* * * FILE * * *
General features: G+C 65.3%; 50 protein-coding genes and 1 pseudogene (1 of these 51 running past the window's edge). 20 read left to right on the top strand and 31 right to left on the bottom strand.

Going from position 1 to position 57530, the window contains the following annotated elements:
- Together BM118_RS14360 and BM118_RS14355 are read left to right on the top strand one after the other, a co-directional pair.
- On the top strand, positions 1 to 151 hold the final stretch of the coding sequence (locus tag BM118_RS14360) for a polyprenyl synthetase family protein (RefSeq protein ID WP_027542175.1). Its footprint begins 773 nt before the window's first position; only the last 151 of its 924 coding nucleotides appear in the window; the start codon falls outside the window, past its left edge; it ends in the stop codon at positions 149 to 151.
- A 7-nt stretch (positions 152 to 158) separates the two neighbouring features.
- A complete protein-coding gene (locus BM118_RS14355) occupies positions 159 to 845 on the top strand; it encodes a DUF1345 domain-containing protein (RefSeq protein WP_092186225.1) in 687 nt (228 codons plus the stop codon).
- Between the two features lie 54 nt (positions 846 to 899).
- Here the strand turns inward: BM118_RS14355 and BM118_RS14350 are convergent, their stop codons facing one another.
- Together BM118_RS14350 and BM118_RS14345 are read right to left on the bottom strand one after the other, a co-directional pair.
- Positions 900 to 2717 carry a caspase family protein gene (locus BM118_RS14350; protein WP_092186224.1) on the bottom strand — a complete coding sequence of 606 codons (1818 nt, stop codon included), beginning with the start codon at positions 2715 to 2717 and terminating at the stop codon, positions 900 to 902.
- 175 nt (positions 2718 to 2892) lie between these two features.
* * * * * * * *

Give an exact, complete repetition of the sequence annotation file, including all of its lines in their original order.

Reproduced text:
General features: G+C 65.3%; 50 protein-coding genes and 1 pseudogene (1 of these 51 running past the window's edge). 20 read left to right on the top strand and 31 right to left on the bottom strand.

Going from position 1 to position 57530, the window contains the following annotated elements:
- Together BM118_RS14360 and BM118_RS14355 are read left to right on the top strand one after the other, a co-directional pair.
- On the top strand, positions 1 to 151 hold the final stretch of the coding sequence (locus tag BM118_RS14360) for a polyprenyl synthetase family protein (RefSeq protein ID WP_027542175.1). Its footprint begins 773 nt before the window's first position; only the last 151 of its 924 coding nucleotides appear in the window; the start codon falls outside the window, past its left edge; it ends in the stop codon at positions 149 to 151.
- A 7-nt stretch (positions 152 to 158) separates the two neighbouring features.
- A complete protein-coding gene (locus BM118_RS14355) occupies positions 159 to 845 on the top strand; it encodes a DUF1345 domain-containing protein (RefSeq protein WP_092186225.1) in 687 nt (228 codons plus the stop codon).
- Between the two features lie 54 nt (positions 846 to 899).
- Here the strand turns inward: BM118_RS14355 and BM118_RS14350 are convergent, their stop codons facing one another.
- Together BM118_RS14350 and BM118_RS14345 are read right to left on the bottom strand one after the other, a co-directional pair.
- Positions 900 to 2717 carry a caspase family protein gene (locus BM118_RS14350; protein WP_092186224.1) on the bottom strand — a complete coding sequence of 606 codons (1818 nt, stop codon included), beginning with the start codon at positions 2715 to 2717 and terminating at the stop codon, positions 900 to 902.
- 175 nt (positions 2718 to 2892) lie between these two features.